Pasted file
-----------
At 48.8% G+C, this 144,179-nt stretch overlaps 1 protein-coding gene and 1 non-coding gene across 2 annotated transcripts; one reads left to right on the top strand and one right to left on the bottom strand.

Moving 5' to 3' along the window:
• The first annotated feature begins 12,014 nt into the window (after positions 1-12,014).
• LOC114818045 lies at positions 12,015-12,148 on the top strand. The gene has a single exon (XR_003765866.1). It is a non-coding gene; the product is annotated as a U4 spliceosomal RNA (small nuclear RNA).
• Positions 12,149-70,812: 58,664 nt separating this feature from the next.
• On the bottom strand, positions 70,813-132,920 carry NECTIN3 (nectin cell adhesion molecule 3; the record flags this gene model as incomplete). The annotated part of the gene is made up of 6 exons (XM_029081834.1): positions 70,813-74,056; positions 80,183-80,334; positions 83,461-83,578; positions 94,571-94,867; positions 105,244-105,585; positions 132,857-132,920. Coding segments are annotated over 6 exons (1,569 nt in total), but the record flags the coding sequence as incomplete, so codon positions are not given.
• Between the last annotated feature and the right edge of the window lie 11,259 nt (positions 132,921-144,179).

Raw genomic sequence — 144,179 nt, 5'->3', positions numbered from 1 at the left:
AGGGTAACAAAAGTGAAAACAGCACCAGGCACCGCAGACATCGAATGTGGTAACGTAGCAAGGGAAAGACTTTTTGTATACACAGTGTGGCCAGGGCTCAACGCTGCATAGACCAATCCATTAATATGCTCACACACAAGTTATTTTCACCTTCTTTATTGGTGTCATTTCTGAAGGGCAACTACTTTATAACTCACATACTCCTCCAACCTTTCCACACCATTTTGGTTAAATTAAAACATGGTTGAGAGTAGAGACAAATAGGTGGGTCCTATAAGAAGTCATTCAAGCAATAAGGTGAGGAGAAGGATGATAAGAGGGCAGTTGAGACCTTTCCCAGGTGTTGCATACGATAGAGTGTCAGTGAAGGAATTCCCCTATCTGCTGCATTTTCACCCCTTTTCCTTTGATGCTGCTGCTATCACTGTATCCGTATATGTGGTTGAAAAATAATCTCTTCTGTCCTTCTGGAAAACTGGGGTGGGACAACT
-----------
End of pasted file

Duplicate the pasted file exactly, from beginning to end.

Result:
At 48.8% G+C, this 144,179-nt stretch overlaps 1 protein-coding gene and 1 non-coding gene across 2 annotated transcripts; one reads left to right on the top strand and one right to left on the bottom strand.

Moving 5' to 3' along the window:
• The first annotated feature begins 12,014 nt into the window (after positions 1-12,014).
• LOC114818045 lies at positions 12,015-12,148 on the top strand. The gene has a single exon (XR_003765866.1). It is a non-coding gene; the product is annotated as a U4 spliceosomal RNA (small nuclear RNA).
• Positions 12,149-70,812: 58,664 nt separating this feature from the next.
• On the bottom strand, positions 70,813-132,920 carry NECTIN3 (nectin cell adhesion molecule 3; the record flags this gene model as incomplete). The annotated part of the gene is made up of 6 exons (XM_029081834.1): positions 70,813-74,056; positions 80,183-80,334; positions 83,461-83,578; positions 94,571-94,867; positions 105,244-105,585; positions 132,857-132,920. Coding segments are annotated over 6 exons (1,569 nt in total), but the record flags the coding sequence as incomplete, so codon positions are not given.
• Between the last annotated feature and the right edge of the window lie 11,259 nt (positions 132,921-144,179).

Raw genomic sequence — 144,179 nt, 5'->3', positions numbered from 1 at the left:
AGGGTAACAAAAGTGAAAACAGCACCAGGCACCGCAGACATCGAATGTGGTAACGTAGCAAGGGAAAGACTTTTTGTATACACAGTGTGGCCAGGGCTCAACGCTGCATAGACCAATCCATTAATATGCTCACACACAAGTTATTTTCACCTTCTTTATTGGTGTCATTTCTGAAGGGCAACTACTTTATAACTCACATACTCCTCCAACCTTTCCACACCATTTTGGTTAAATTAAAACATGGTTGAGAGTAGAGACAAATAGGTGGGTCCTATAAGAAGTCATTCAAGCAATAAGGTGAGGAGAAGGATGATAAGAGGGCAGTTGAGACCTTTCCCAGGTGTTGCATACGATAGAGTGTCAGTGAAGGAATTCCCCTATCTGCTGCATTTTCACCCCTTTTCCTTTGATGCTGCTGCTATCACTGTATCCGTATATGTGGTTGAAAAATAATCTCTTCTGTCCTTCTGGAAAACTGGGGTGGGACAACT